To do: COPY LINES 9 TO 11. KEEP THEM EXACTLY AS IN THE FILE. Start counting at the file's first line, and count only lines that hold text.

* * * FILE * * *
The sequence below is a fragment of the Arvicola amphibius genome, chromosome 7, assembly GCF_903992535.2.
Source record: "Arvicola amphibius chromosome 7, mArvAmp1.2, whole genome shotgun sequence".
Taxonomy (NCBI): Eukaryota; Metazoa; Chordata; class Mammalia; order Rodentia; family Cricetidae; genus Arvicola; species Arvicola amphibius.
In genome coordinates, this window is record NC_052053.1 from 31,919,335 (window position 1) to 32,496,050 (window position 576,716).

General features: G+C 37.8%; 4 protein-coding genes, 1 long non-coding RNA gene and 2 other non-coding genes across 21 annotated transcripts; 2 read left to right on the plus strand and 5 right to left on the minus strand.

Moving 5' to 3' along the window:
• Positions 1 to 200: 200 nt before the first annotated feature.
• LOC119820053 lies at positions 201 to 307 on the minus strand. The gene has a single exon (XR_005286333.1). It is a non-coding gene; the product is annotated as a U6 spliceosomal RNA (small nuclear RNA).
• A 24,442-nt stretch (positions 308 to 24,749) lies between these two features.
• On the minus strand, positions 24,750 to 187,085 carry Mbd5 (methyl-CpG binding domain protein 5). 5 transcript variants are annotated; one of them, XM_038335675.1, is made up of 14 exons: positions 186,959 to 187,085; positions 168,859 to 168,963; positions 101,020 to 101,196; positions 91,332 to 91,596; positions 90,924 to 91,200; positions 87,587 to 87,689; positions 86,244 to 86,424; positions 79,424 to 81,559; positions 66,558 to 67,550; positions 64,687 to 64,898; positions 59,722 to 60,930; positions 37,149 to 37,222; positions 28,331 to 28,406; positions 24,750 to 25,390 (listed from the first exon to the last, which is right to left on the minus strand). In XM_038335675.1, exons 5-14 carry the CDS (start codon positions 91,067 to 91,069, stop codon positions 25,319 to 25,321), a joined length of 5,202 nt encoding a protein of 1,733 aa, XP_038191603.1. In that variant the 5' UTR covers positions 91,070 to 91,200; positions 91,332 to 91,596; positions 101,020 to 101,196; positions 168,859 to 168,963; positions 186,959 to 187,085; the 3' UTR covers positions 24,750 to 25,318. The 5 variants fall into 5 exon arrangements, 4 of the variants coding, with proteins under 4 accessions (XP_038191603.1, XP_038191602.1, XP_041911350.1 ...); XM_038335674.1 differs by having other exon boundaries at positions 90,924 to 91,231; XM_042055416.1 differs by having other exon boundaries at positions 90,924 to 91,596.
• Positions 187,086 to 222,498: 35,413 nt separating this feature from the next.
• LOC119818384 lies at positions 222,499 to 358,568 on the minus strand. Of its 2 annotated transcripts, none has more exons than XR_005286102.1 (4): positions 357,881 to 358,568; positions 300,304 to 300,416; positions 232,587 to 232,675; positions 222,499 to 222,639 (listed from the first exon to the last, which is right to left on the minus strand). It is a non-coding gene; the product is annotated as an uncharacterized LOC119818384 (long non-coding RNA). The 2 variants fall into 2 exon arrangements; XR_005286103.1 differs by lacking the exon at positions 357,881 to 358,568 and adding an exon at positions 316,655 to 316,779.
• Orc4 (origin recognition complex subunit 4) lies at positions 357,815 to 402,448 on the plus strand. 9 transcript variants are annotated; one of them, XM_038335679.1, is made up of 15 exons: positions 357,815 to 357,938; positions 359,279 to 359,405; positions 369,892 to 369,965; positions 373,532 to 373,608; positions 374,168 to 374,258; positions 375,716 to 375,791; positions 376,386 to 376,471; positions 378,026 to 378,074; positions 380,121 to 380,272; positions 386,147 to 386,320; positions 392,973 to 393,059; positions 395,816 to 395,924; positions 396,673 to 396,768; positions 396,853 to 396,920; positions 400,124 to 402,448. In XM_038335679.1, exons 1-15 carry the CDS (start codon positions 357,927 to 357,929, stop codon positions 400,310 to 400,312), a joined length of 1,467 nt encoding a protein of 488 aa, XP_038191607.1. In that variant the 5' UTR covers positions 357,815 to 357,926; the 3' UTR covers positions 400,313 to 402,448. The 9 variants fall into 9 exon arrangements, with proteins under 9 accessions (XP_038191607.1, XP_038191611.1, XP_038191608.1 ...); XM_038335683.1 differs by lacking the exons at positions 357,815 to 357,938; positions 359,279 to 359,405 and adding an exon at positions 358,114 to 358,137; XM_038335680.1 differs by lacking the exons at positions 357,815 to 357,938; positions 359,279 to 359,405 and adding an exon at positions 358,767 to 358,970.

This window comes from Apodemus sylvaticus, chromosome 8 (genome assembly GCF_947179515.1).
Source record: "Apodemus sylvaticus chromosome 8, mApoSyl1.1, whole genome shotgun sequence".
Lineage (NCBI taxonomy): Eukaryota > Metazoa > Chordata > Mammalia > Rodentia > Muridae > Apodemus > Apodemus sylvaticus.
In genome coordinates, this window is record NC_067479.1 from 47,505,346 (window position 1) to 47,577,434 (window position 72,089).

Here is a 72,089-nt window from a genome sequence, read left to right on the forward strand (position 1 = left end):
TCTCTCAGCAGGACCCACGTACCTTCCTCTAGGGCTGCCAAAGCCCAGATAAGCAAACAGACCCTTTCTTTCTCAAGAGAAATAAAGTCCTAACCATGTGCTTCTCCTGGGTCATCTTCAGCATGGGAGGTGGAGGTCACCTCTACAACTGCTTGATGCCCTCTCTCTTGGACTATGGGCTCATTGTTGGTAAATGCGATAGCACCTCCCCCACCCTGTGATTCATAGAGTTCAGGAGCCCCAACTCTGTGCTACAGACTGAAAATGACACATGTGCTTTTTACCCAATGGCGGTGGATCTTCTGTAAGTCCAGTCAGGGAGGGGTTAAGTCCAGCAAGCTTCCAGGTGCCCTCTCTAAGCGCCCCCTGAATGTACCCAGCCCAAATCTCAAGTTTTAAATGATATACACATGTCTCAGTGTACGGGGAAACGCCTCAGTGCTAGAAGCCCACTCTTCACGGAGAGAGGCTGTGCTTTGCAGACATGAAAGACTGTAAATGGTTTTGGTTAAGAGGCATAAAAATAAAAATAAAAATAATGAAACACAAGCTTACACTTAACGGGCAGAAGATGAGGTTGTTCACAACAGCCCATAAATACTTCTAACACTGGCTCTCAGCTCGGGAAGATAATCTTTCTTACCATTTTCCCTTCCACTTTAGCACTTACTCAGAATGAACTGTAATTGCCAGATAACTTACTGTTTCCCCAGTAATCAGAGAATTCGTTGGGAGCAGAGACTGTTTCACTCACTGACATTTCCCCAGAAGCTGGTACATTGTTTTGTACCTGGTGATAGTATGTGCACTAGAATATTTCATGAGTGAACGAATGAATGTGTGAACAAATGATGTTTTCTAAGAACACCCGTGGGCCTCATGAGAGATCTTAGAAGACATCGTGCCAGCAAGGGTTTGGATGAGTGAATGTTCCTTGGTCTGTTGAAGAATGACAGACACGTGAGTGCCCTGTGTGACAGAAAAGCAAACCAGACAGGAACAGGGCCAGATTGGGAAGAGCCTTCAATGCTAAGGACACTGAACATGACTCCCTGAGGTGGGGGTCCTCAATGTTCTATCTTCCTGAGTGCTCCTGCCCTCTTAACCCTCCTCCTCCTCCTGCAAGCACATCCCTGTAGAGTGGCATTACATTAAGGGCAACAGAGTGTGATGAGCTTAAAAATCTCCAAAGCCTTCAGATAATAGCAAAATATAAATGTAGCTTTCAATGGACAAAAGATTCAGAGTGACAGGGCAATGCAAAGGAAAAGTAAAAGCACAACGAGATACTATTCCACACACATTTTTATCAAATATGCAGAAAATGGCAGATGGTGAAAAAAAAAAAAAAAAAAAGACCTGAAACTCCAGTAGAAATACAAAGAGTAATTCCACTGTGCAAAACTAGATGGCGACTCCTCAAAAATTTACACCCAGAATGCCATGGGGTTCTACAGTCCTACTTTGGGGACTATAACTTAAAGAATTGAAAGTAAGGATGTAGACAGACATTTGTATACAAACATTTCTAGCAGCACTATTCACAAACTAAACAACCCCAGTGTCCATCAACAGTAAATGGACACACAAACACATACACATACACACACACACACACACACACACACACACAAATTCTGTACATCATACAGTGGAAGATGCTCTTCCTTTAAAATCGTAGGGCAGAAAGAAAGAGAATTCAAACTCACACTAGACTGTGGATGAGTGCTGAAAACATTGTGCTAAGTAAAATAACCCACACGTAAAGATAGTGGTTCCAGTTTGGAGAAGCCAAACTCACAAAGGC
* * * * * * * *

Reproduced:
• A 24,442-nt stretch (positions 308 to 24,749) lies between these two features.
• On the minus strand, positions 24,750 to 187,085 carry Mbd5 (methyl-CpG binding domain protein 5). 5 transcript variants are annotated; one of them, XM_038335675.1, is made up of 14 exons: positions 186,959 to 187,085; positions 168,859 to 168,963; positions 101,020 to 101,196; positions 91,332 to 91,596; positions 90,924 to 91,200; positions 87,587 to 87,689; positions 86,244 to 86,424; positions 79,424 to 81,559; positions 66,558 to 67,550; positions 64,687 to 64,898; positions 59,722 to 60,930; positions 37,149 to 37,222; positions 28,331 to 28,406; positions 24,750 to 25,390 (listed from the first exon to the last, which is right to left on the minus strand). In XM_038335675.1, exons 5-14 carry the CDS (start codon positions 91,067 to 91,069, stop codon positions 25,319 to 25,321), a joined length of 5,202 nt encoding a protein of 1,733 aa, XP_038191603.1. In that variant the 5' UTR covers positions 91,070 to 91,200; positions 91,332 to 91,596; positions 101,020 to 101,196; positions 168,859 to 168,963; positions 186,959 to 187,085; the 3' UTR covers positions 24,750 to 25,318. The 5 variants fall into 5 exon arrangements, 4 of the variants coding, with proteins under 4 accessions (XP_038191603.1, XP_038191602.1, XP_041911350.1 ...); XM_038335674.1 differs by having other exon boundaries at positions 90,924 to 91,231; XM_042055416.1 differs by having other exon boundaries at positions 90,924 to 91,596.
• Positions 187,086 to 222,498: 35,413 nt separating this feature from the next.